Rebuilding planes – Part 2

Following on from Part 1

As I stripped down the Acorn No. 4 first I’m starting to reassemble it first.

The tote handle seems to have stuck together nicely and even the knob looks ok …

Glued tote handle and knob from Acorn No. 4

… so I started trying to straighten the screw that holds it to the sole:

Straightening tote screw in jaws of folding workbench

I used an offcut of veneered MDF to protect the jaw on one side and a small offcut to apply pressure to the other side to try and reverse the bend.

I probably should have binned the offcut long ago but it turns out it’s the perfect dimensions for my folding Workbenches
so I’ll definitely keep it now!

I’ve got it a bit straighter, but it’s not perfect …

Acorn No. 4 tote screw after straightening

… and the screw is pretty corroded so I’m thinking of buying a Faithfull tote screw to see if that will replace it.

Acorn No.4 tote screw corrosion

The knob screw is also pretty bent but as it’s close to one end I wasn’t able to do much about it.

The screw was rotated a half turn between the two photos below, which gives an indication how bent it is:

Bent Acorn No. 4 knob screw

Bent Acorn No. 4 knob screw view 2

Unlike the tote screw and the tote & knob screws on the Stanleys the knob screw is a countersunk head, so attempting  to replace that with a Faithfull part will not work unless I also modify or replace the knob too.

After derusting the plane blades are coming out pretty black in places:

Plane blades after derusting

This decreases to a dull flat grey with the application of a bit of elbow grease with a scouring pad.

I noticed when I placed the Acorn on my granite surface plate that although the base of the sole is pretty flat, the right side isn’t great and the left is really quite bad.

Acorn No. 4 sole on granite surface plate

I’m not too bothered about this – assuming the Stanleys are or can be made nice and flat and square I plan to use this for rough work and break up my first plane (a Draper)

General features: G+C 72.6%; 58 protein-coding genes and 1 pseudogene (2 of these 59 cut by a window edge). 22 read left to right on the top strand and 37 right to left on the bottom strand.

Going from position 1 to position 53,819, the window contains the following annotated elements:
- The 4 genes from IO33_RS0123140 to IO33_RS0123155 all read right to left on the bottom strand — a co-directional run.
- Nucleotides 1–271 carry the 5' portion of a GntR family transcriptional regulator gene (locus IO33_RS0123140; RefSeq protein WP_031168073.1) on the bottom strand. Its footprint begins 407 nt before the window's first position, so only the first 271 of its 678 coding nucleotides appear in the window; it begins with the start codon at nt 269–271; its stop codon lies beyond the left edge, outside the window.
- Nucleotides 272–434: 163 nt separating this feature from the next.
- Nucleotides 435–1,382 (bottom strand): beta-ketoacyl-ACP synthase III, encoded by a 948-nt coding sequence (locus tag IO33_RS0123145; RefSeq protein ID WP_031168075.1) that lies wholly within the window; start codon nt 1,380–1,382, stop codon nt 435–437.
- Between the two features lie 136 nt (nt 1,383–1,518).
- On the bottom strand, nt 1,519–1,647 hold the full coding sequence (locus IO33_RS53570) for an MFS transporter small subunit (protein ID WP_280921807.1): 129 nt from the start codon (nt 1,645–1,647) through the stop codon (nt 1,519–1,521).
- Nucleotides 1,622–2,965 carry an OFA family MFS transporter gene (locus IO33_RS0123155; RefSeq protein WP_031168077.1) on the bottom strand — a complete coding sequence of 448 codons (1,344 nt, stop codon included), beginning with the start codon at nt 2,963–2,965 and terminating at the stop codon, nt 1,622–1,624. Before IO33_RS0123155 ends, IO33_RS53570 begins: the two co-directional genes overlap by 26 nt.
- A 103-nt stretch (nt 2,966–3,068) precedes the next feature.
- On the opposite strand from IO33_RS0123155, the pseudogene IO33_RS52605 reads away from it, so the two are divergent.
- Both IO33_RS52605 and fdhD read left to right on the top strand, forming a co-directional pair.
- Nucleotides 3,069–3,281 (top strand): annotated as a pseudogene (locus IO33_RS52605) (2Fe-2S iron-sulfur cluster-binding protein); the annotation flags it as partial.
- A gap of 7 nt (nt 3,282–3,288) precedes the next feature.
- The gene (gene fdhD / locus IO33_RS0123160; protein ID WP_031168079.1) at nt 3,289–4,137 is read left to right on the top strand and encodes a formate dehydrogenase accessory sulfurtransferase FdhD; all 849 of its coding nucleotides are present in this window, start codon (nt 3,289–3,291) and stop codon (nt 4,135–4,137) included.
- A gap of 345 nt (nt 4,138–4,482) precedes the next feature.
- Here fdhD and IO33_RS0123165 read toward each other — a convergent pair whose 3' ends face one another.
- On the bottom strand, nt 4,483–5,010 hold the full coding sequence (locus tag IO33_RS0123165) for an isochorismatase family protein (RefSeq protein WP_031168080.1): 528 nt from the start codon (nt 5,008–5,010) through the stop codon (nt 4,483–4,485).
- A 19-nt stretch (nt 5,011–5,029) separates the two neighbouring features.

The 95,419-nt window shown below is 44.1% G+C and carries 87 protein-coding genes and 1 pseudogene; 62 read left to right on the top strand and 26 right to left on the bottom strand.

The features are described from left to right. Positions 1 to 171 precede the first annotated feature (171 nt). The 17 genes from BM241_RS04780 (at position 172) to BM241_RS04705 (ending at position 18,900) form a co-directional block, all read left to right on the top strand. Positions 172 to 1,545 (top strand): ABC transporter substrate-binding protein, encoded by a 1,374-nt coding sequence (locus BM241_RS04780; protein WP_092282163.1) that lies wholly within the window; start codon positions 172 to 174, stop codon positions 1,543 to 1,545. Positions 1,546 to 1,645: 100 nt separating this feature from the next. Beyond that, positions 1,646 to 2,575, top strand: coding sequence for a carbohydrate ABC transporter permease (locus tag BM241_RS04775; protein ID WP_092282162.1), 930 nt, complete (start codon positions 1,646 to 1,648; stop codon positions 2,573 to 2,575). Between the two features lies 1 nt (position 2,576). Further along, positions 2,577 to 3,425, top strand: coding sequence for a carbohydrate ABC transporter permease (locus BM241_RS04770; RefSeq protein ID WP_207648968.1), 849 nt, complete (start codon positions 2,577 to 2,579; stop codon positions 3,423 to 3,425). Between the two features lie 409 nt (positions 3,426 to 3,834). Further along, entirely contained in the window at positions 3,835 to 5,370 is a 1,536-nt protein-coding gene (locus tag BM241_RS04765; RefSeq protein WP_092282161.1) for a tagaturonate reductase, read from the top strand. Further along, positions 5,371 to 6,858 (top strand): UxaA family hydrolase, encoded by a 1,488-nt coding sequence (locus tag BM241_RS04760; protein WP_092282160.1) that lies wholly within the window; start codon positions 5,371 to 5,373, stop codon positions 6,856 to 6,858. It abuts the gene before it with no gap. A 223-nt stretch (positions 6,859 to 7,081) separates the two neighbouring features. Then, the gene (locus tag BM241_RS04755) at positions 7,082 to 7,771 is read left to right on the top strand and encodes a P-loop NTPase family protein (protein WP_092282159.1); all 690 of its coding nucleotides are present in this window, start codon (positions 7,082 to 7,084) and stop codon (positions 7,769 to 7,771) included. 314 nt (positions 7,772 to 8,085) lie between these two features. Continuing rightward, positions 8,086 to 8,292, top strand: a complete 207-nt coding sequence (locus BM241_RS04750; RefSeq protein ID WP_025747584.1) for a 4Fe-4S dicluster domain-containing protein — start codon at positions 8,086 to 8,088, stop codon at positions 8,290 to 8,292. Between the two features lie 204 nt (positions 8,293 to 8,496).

to use the handles on a push block.

At this point I applied a bit of tool wax to the bare metal areas of the sole, blade and chip breaker and buffed them with a cloth. (Any areas where friction between parts is beneficial were not buffed as much, leaving them a bit less slippy)

I refitted the frog by eye and touch – having since checked it with a straight edge and the blade itself, it seems my fingers are a pretty good judge of level 🙂

The frog has a small chip where it meets the mouth, but I don’t think it’ll make much difference.

The sole has paint over areas which look like they should be ground to meet the frog and the mouth looks pretty unevenly ground:

Poorly fitting Acorn No.4 frog

Compared to my Draper this is a precision instrument, but the Stanleys blow it away!

The tote handle went on easily with the (mostly!) straightened screw and the knob seems to have gone on ok despite some pretty pronounced leans during tightening!

Next I fitted the depth adjustment knob to the back of the frog taking care that the little fork located on it correctly.

After linking the chip breaker/cap iron to the blade (bevel down) with the cap iron screw I then located the blade on the lugs for both depth and lateral adjustment on the top of the frog.

Acorn No. 4 plane partially reassembled

I then fitted the lever cap screw and located the lever cap on it.

I’m not sure whether there’s some special way of tightening the lever cap screw to ensure the lever on the cap can still be flattened whilst applying optimum pressure to keep the blade and chip breaker in place.

I just kept tightening until I couldn’t engage the lever any more, then backed off a bit until I could.

Acorn No.4 and tool wax on granite surface plate

The blade has a pretty pronounced convex grind and I didn’t sharpen it yet as I wanted to compare before and after a go on the Tormek

I’ve adjusted the blade by eye and had a play on an offcut. It doesn’t seem too bad, so I’m hopeful it’ll be even better once it’s sharpened.

I’ll probably go into a bit more depth with the adjustment following this guide once it’s done.

My aim was not to make a shiny masterpiece that I’d be afraid to use, but to do a quick overhaul of a fairly decent tool so it can be put it back into service and I’m very happy with how it’s turned out.

It’s not a collectors item, just an old tool that’s given someone years of service and will no doubt give me years more.

Next time I’ll hopefully get one or both the Stanleys rebuilt and do some sharpening …

Advertisements
This entry was posted in Hand tools, Restoration, Tools and tagged , , , , , , , , . Bookmark the permalink.

Leave a Reply

Fill in your details below or click an icon to log in:

WordPress.com Logo

You are commenting using your WordPress.com account. Log Out / Change )

Twitter picture

You are commenting using your Twitter account. Log Out / Change )

Facebook photo

You are commenting using your Facebook account. Log Out / Change )

Google+ photo

You are commenting using your Google+ account. Log Out / Change )

Connecting to %s